It would seem that economics alone would suggest that investment in roaming vendors would pay off very well. Since we have to live with the Dome for 3 more seasons, it would be great if someone at the MSFC would get on Centerplate, or just fire them and find somebody else.
Concessions at the Dome have been a problem since day one. No wonder the Twins were so adamant that they regain control in their new home. Whether it's hot dogs or walleye-on-a-stick, I'm looking forward to buying it right from my seat on a regular basis.
"You talk about the magic, the aura, but what really makes a stadium is the fans. Concrete doesn't talk back to you. Chairs don't talk back to you. It's the people who are there, day in, day out, that makes the place magic."
– Bernie Williams
Explore the Site
Here are 50 images chosen randomly from the 3037 found on this site. Click the image to be taken to the original post. A new list is created every 10 minutes.
Somebody asked how long it would be before the tarp had a sponsor. Well, not very long.
Steps, skyway, and plaza intersect.
Ballpark elevation diagram, viewed from Fifth Street. (Click to enlarge.)
Checking out the bike racks on the promenade.
There must be millions of details needing tending
Not my actual kids!
What can you see from up there? Some say not much.
Awesome seat. Awesome sun. Awesome hitter. (Photo by Tony Voda, courtesy Jared Wieseler)
Glove from above
ATM-style ticket machines have appeared beneath the steps to the B ramp (you can also enter the B ramp directly by walking past the ticket machines)
Millers fans leaving Nicollet Park after a game in 1923, where a trolley was waiting. (Click to enlarge.)
The wall of brands at General Mills headquarters in Golden Valley (Source: RP)
Back of scoreboard; facade in context.
Here's the view from the main concourse out through Gate 3 "Killebrew".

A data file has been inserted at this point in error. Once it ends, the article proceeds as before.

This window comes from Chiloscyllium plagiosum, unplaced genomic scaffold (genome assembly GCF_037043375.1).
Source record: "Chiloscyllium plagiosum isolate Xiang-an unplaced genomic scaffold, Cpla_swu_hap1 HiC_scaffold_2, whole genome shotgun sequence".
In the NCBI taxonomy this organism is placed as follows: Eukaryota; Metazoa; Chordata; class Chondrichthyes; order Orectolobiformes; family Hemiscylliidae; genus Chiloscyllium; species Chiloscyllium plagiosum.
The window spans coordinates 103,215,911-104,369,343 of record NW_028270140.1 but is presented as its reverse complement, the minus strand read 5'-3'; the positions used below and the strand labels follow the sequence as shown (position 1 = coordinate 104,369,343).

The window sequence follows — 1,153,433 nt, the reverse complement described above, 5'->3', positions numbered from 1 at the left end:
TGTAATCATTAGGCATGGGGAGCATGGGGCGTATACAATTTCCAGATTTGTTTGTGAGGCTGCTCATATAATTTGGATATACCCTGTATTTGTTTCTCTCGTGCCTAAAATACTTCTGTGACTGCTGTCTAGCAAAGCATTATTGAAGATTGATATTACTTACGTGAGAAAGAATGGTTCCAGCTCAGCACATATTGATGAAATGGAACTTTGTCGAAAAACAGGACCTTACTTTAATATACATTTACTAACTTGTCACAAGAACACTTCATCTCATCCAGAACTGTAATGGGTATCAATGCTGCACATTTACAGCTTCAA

Trampled, repaired, and re-trampled grass
The creative design of the admin building stands in stark contrast to the horribly pedestrian appearance of the LRT platform. This design looks like it came out of a public transportation manual.
Final Metrodome baseball sight
Walkway sneak peek
This view, from the Minnekahda building (or possibly a predecessor), looks toward the right field corner. The City Market, at left, occupied the land where the B ramp and Target Plaza now stand (over I-394). And the Overlook now juts out just a little beyond where that driveway enters the railyard.
The Fifth Street side is pretty busy. There's a small street entrance to the B ramp, then ticket booths and an entrance gate, a rare exterior section not covered in limestone, the wooden screen covering the circulation ramps, the administration building, and finally (just out of view) the interface with Northstar. All of that sits behind the LRT action. How pedestrians will interact with this side of the park is a great mystery to me. You know that Metro Transit won't be letting them cross the tracks anywhere but at either end of the block...
They could not help the Twins on this night.
Um, I think that guy is out.
That is the gun-metal gray wall of The Stadium just beyond the elevated tracks.
(Click to enlarge.)
Staging for the next section (Home Plate Box)
A detailed crowd shot. Click to enlarge greatly.
(Click to enlarge.)
The view from the Penn Ave entrance to 394 (and all the way into town! Click to enlarge)
Ballpark elevation viewed from the promenade (HERC plant) side. (Click to enlarge.)
View from the Overlook
B ramp improvements are finally becoming usable. The doors lead to the plaza beneath the skyway steps.